Thracian Votive Bas Relief

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Geoffrey Marchal
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published on 10 August 2019
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Thracian votive bas relief, Greece, Macedonia, Melnik, 215 CE, marble. The god Asdules, Hellenized as Dionysus, gallops in front of a gigantic vine populated with harvesters. He grabs the beard of Pan who follows him. Before him is the god Silenus. The relief is dedicated to the god by the owners (or stewards) and workers of a Thracian wine estate. The translated inscription reads: “Claudianos Pyrrhos and Pyrrhos, son of Landros, and their servants, to the god Asdules, in the year 246”.

Museum of Art History (Musée du Cinquantenaire, Brussels, Belgium). Made with ReMake and ReCap Pro.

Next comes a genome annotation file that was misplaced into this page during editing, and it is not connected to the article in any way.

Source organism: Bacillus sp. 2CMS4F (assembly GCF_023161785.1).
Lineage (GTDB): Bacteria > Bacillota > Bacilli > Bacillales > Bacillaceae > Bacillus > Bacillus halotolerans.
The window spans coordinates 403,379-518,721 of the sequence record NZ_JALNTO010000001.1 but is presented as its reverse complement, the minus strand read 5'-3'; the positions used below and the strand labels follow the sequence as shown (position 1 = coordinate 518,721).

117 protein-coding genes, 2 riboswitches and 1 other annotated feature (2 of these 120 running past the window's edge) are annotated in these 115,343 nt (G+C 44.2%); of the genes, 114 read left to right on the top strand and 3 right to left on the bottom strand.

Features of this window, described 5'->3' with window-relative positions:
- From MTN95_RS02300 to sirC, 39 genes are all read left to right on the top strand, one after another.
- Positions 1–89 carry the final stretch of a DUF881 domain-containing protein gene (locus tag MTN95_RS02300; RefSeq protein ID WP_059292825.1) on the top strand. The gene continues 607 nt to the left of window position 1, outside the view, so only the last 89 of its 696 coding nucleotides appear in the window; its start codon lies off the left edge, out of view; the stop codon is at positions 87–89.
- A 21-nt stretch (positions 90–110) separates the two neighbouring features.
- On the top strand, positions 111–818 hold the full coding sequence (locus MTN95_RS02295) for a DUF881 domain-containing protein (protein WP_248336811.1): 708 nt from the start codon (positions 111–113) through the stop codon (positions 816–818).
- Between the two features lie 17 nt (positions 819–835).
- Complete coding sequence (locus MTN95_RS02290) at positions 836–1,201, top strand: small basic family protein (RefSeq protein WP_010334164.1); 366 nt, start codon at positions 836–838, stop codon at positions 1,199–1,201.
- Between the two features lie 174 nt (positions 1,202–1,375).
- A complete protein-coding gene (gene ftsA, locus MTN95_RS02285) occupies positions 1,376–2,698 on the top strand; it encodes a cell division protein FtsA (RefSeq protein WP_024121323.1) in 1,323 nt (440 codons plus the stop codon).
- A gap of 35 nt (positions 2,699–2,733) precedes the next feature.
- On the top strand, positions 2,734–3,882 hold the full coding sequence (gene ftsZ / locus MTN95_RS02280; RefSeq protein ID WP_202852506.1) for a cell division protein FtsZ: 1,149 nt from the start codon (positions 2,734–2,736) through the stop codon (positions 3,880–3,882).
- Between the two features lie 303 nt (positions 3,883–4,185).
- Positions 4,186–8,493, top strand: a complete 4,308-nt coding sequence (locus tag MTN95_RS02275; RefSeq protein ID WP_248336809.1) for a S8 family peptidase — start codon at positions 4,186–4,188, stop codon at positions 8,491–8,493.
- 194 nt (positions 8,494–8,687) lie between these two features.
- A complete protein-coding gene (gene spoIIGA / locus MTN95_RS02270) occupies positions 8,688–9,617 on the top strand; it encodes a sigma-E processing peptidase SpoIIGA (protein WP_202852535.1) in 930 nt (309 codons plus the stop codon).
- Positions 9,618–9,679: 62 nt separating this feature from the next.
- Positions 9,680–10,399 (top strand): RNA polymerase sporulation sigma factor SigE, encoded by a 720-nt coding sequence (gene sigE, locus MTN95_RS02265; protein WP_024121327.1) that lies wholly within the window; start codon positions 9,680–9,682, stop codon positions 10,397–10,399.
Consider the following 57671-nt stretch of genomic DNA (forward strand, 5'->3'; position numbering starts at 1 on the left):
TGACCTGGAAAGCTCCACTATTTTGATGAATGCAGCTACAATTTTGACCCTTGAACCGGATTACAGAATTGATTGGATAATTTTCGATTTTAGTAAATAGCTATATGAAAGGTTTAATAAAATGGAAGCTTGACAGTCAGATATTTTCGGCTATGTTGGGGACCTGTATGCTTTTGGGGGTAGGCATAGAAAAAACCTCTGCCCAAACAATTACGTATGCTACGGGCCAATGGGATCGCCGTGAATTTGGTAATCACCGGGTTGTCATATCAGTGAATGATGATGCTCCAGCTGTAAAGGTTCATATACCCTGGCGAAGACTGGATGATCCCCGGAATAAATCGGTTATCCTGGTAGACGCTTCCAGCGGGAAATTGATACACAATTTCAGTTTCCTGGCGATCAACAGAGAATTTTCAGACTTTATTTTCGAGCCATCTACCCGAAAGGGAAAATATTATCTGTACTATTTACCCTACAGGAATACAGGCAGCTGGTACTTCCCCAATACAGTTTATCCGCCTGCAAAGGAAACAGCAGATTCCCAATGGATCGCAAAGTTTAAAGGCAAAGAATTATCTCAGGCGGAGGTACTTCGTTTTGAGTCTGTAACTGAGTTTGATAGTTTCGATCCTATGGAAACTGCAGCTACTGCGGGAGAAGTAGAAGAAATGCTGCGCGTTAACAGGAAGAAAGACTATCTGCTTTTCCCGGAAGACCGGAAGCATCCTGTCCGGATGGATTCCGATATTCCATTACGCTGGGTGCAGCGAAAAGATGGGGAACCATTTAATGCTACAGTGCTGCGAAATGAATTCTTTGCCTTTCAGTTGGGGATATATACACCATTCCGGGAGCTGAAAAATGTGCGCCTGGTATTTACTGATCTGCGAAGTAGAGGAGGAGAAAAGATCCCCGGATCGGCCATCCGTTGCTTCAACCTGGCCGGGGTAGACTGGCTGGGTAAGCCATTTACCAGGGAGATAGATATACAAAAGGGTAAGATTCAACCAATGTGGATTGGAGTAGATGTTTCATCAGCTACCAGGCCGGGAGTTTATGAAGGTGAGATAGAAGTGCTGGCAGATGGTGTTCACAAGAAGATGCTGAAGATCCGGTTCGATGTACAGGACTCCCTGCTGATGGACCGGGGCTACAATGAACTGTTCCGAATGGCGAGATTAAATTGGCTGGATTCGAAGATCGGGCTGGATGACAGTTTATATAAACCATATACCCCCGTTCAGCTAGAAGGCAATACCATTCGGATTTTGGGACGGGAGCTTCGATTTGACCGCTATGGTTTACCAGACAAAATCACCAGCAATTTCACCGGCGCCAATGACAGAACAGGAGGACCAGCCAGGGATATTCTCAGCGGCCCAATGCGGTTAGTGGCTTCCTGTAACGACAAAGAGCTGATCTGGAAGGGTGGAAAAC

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References

  • KMKGAccessed 24 Aug 2019.

Cite This Work

APA Style

Marchal, G. (2019, August 10). Thracian Votive Bas Relief. World History Encyclopedia. Retrieved from https://www.worldhistory.org/image3d/457/thracian-votive-bas-relief/

Chicago Style

Marchal, Geoffrey. "Thracian Votive Bas Relief." World History Encyclopedia. Last modified August 10, 2019. https://www.worldhistory.org/image3d/457/thracian-votive-bas-relief/.

MLA Style

Marchal, Geoffrey. "Thracian Votive Bas Relief." World History Encyclopedia. World History Encyclopedia, 10 Aug 2019. Web. 15 Jun 2021.